When Will the Fight End?


Image by Orna Wachman from Pixabay

Kamira Payne, Staff Writer

At the end of my junior year, I saw a video I’d never forget. It was the video of George Floyd. What followed shortly after was a level of national outrage I’ve never seen before. Streets filled with protestors and activists chanting “No Justice, No Peace,” and eventually I would join them. Attending a local protest, I was afraid given how America brutalized its citizens, who are simply seeking justice. But, I didn’t let my fear prevent my fight for justice, so I marched. It was peaceful and any attempt to cause violence was quickly shut down by other protestors. It was a beautiful sight to see people of all races and ages march in the name of justice. The American government tried to strike fear in the hearts of their citizens, but it failed as we continue to fight for what we believe in. 

People are not only protesting in the streets, but also digitally, using their social media platform to fight against police brutality. Through social media, these problems are put into the spotlight. For example, the call of justice for Breonna Taylor was constantly spoken about with petitions under posts and hashtags along with sayings,  #SayHerName and ‘arrest the cops that killed Breonna Taylor.’ Social media also allows citizens to become their own reporters. Often the mainstream media would only show the violence at protests in order to paint them negatively. Social media allows people to portray protests from their own narrative. For example, a video released of a man in all black, covering his face while destroying property. It was revealed the man was a provocateur, stirring up riots and violence at peaceful protests. Without social media, the actions of the provocateur would’ve been blamed on innocent protestors. Social media has permitted the average citizen the power to control the narrative and make change. 

To make change, we must realize how we got here in the first place.

On an entrepreneurial level, many businesses are donating their money to Black Lives Matter organizations. Walmart, Target, Apple, and more have donated millions of dollars to the cause. However, do these corporations truly care about Black lives? Afterall, Walmart and Target donate millions a year to Republican campaigns which usually hold negative views of the movement. If they continue to fund these campaigns, it should become clear that they don’t truly mean their words. However, this is to be expected for corporations because their main focus is to make money. What people are truly examining is the political response of the government. 

As of now many states have made efforts to combat police brutality. California’s government has banned neck holds and Memphis has filed a policy which penalizes officers for not punishing misconduct. Many other states have made similar reforms to the ones above, but I wonder if it would be enough. In my eyes, these reforms can actually make a change, or they could lessen the issue without truly solving it. The issue of police brutality is much deeper than bias training or banning certain techniques. It goes much deeper than that. The relationship between the Black community and the police is filled with tension. Police are to protect and serve the people, but history has shown us otherwise. When Black people marched for their rights in the 1960s who were they met with? The group that was supposed to protect them sent guard dogs to harm them, sprayed them with hoses, stripping them of their humanity. And 60 years later when Black people march for their rights who are they met with? If the police haven’t made any reform from that time period to now, how can we expect the Black community to trust them? Without making reforms to the police, the Black community has every right to question whether they serve the same purpose as they did before. In order to mitigate this distrust, the police must acknowledge their past and apologize for their actions toward African-Americans. Police should be more active in the communities they serve in order to gain their trust and learn about them. The responsibility to fix these issues shouldn’t be in the hands of the oppressed.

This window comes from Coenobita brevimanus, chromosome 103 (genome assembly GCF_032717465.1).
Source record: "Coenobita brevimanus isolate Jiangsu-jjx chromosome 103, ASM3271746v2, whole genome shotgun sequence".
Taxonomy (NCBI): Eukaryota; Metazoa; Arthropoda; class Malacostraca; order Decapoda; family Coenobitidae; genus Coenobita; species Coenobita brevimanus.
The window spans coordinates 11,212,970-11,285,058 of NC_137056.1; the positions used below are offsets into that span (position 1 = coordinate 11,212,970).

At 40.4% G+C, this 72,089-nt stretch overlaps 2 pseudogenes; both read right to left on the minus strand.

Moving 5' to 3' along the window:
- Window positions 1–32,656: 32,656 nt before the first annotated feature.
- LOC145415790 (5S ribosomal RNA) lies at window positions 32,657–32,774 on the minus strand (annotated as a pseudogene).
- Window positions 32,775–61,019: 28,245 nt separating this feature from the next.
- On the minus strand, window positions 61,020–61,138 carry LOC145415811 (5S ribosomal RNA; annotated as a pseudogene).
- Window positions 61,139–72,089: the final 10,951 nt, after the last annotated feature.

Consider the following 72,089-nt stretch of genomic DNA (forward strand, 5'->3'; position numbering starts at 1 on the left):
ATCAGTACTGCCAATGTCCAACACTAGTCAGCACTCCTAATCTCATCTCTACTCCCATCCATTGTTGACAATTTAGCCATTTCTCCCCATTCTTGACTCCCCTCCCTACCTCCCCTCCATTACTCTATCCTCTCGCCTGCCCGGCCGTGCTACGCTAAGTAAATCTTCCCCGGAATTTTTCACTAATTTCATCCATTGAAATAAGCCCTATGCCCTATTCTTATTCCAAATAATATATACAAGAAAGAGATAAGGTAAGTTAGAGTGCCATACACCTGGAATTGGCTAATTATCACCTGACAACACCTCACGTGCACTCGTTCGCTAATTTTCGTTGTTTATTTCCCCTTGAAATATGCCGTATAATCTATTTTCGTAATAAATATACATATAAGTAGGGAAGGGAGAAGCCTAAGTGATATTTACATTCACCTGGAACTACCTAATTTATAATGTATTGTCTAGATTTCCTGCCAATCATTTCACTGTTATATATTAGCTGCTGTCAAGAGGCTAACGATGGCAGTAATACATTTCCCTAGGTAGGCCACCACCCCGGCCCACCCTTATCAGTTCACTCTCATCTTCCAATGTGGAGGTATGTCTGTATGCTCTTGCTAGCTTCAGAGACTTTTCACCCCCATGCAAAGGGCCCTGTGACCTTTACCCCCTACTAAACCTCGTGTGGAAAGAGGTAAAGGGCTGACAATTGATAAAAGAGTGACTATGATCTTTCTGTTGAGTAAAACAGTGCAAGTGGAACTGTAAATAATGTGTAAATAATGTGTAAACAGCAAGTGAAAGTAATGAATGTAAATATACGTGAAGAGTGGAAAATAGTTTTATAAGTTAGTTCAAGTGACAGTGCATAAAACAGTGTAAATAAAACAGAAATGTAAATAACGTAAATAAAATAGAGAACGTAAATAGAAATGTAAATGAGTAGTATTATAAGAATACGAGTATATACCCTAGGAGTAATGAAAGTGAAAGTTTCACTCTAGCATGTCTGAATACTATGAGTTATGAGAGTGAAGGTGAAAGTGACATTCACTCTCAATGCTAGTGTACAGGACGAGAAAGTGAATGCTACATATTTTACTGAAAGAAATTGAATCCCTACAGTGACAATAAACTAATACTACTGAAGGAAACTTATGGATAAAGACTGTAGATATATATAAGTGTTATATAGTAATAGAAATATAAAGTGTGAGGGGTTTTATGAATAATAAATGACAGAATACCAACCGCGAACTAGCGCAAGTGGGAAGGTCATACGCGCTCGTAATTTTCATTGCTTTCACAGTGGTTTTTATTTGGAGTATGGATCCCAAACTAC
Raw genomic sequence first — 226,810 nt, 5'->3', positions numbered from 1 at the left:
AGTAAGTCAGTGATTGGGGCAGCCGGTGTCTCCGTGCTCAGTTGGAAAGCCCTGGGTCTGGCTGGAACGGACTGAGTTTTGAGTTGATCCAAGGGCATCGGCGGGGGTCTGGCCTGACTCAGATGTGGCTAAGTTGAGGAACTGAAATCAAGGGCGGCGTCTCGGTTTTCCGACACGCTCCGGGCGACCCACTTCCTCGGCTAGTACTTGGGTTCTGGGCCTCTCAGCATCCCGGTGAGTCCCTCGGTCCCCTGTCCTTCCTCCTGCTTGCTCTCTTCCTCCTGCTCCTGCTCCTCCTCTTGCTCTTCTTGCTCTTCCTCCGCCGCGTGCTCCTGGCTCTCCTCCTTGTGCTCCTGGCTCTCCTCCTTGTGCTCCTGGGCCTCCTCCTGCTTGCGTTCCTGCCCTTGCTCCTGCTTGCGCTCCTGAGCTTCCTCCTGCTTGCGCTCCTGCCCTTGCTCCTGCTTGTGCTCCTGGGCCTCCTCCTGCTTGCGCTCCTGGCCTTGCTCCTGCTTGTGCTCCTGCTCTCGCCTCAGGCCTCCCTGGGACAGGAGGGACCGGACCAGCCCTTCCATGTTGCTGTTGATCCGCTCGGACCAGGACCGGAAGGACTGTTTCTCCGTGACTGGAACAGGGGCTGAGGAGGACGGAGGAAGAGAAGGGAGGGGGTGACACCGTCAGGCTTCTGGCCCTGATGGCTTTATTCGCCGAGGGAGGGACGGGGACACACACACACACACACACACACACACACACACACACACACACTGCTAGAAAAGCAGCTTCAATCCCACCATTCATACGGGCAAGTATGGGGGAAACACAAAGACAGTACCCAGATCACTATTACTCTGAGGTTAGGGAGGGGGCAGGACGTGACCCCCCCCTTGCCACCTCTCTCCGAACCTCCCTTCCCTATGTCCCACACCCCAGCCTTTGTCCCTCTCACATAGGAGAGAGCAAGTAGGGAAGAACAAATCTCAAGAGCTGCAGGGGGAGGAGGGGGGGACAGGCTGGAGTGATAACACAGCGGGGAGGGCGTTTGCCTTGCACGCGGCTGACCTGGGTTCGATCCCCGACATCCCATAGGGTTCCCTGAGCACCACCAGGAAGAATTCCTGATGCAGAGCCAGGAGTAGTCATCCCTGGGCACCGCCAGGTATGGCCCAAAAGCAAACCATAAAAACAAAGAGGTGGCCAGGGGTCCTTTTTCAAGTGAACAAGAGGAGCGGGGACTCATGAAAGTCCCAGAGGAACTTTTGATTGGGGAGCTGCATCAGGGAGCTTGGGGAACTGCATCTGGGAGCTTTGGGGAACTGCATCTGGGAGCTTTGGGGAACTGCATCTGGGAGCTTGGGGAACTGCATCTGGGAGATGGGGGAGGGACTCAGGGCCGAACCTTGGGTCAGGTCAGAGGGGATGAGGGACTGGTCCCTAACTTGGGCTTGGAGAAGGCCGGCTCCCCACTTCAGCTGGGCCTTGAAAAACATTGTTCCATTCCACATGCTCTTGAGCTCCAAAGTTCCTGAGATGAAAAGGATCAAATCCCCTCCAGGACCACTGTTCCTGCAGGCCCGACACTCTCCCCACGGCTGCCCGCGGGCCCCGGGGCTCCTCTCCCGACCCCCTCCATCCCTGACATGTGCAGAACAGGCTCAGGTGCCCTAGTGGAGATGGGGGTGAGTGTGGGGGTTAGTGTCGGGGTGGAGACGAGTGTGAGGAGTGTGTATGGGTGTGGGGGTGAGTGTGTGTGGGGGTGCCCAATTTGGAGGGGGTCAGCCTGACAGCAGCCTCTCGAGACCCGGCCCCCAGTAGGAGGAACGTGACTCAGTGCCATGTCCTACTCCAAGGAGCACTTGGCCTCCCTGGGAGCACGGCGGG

But sadly, it seems to be the case as the protests continue months later. However, this time it isn’t expressed by marching in the streets, rather it is by standing in long grueling lines to express their freedom to vote. Throughout the 2020 Presidential Election, African Americans have stood in long lines to vote for a new presidential candidate. They faced broken machines, threats from Trump supporters, and bad mail service. Despite those things, African Americans still made their voices heard in high numbers, causing them to determine the outcome of the election in favor of Biden. 

These issues mean a lot to me because as a Black person in America, it hurts seeing my community treated as if they don’t matter. It hurts knowing that my family could face police brutality. It hurts knowing that one day, I could be a hashtag. I want to change this and in order to do so, we can’t view these issues from a surface level perspective, we must get to the root of the problem. To make change, we must realize how we got here in the first place. A truthful dialogue must occur in order to confront our past and I’m willing to start the conversations that must be had.